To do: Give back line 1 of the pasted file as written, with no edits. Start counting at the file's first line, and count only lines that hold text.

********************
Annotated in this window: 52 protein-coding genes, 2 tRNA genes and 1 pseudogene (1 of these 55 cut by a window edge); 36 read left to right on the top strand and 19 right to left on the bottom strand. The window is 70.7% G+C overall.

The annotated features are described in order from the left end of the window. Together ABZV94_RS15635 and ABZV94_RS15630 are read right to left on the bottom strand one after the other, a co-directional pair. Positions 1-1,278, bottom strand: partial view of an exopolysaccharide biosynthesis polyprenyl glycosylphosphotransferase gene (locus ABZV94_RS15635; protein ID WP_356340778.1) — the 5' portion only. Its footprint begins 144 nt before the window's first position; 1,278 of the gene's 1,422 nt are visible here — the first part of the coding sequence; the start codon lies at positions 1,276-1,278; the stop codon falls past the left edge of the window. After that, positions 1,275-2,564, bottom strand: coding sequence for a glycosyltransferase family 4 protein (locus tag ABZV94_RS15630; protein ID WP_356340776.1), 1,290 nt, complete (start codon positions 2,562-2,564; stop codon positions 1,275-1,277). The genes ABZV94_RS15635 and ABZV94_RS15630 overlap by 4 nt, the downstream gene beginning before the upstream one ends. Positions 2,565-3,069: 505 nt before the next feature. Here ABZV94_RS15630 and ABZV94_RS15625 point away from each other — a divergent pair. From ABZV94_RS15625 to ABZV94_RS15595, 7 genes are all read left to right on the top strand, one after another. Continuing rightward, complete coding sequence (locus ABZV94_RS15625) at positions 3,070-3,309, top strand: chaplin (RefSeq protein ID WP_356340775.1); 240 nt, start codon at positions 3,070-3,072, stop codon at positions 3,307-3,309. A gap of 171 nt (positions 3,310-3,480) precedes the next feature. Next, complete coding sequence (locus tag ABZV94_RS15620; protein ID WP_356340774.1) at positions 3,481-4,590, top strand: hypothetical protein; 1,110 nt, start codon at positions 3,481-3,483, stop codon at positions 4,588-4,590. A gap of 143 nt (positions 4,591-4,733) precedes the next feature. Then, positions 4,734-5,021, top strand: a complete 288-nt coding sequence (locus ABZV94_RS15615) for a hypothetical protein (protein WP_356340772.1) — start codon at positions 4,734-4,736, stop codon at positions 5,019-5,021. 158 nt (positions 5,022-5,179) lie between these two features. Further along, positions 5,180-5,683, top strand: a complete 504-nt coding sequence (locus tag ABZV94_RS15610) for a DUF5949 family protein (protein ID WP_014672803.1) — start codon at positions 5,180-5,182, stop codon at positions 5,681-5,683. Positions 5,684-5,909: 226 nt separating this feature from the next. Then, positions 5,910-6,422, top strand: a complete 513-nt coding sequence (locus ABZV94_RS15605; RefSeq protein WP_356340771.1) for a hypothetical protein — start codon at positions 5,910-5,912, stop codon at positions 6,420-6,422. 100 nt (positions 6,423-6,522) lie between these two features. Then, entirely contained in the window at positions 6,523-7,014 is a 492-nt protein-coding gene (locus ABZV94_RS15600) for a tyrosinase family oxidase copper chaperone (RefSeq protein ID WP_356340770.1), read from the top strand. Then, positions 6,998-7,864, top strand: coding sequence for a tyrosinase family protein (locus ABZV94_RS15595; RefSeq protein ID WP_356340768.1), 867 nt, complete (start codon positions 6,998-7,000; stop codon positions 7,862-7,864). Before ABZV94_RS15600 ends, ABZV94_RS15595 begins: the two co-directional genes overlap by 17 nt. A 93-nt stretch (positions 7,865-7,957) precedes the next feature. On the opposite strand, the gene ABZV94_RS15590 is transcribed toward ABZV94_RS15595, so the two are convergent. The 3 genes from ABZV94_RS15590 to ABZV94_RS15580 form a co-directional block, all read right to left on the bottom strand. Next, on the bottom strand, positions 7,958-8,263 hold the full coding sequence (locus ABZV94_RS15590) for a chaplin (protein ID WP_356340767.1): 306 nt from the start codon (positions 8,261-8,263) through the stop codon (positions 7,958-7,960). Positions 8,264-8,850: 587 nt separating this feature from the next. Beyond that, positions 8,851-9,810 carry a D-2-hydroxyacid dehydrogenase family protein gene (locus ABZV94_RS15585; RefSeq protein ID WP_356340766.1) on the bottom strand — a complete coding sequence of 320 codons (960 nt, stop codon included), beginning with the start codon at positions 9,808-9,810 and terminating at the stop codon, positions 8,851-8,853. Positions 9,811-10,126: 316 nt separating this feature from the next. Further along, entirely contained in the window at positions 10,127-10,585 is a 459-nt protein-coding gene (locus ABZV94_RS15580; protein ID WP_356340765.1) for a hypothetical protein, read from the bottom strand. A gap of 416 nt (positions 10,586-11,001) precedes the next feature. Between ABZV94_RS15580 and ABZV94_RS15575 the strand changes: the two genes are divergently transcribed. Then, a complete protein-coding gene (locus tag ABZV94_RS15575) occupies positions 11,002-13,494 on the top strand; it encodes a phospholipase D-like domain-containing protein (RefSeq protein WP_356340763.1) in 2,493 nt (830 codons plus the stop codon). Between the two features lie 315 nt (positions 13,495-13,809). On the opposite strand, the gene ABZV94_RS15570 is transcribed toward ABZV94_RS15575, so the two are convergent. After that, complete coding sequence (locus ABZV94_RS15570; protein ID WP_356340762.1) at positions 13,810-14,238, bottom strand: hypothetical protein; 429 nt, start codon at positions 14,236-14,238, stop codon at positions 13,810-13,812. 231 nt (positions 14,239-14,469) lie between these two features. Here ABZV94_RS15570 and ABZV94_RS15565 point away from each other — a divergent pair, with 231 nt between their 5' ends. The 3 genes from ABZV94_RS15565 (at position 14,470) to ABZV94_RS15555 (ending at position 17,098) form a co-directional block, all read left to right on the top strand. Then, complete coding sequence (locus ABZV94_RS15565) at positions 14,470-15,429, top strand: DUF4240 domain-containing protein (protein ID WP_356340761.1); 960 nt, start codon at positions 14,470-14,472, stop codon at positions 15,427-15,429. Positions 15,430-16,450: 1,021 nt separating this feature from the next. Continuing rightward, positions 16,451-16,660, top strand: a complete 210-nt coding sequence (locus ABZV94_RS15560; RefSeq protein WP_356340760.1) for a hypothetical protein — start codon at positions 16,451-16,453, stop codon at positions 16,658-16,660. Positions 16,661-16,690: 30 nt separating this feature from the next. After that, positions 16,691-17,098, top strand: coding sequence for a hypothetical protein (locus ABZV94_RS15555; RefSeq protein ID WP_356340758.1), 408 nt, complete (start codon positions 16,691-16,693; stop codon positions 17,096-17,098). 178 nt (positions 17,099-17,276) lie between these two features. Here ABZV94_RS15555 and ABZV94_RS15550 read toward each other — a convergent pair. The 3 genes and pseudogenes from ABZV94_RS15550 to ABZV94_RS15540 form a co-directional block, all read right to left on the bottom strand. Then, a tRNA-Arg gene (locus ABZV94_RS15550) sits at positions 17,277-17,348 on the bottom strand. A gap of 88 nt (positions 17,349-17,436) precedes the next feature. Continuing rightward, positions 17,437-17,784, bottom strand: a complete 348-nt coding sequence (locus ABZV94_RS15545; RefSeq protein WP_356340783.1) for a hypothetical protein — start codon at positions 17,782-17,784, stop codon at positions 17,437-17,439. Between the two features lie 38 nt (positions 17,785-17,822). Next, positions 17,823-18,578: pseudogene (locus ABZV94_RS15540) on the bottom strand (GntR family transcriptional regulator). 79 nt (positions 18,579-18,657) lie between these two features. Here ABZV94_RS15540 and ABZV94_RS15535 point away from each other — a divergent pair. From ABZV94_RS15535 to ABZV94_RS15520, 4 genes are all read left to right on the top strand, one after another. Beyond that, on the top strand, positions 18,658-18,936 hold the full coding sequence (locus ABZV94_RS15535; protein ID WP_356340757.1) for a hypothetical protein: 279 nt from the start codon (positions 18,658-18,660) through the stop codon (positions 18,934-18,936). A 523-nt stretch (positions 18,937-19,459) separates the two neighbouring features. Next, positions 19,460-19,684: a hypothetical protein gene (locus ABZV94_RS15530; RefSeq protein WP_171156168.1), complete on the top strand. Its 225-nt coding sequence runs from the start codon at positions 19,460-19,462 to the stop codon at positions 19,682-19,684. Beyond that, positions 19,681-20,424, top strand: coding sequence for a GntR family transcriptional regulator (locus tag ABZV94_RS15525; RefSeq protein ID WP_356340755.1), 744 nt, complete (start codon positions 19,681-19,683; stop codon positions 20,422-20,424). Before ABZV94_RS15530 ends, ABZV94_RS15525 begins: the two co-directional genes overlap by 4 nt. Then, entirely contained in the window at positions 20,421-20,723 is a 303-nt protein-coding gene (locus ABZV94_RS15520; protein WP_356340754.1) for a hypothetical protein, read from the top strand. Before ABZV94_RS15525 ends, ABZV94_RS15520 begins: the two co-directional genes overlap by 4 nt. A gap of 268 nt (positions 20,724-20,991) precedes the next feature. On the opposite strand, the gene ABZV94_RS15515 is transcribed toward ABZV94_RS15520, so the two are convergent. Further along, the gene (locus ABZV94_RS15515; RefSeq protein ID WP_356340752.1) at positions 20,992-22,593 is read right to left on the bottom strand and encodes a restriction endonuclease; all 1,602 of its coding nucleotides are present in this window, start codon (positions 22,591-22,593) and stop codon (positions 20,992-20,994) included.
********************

Annotated in this window: 52 protein-coding genes, 2 tRNA genes and 1 pseudogene (1 of these 55 cut by a window edge); 36 read left to right on the top strand and 19 right to left on the bottom strand. The window is 70.7% G+C overall.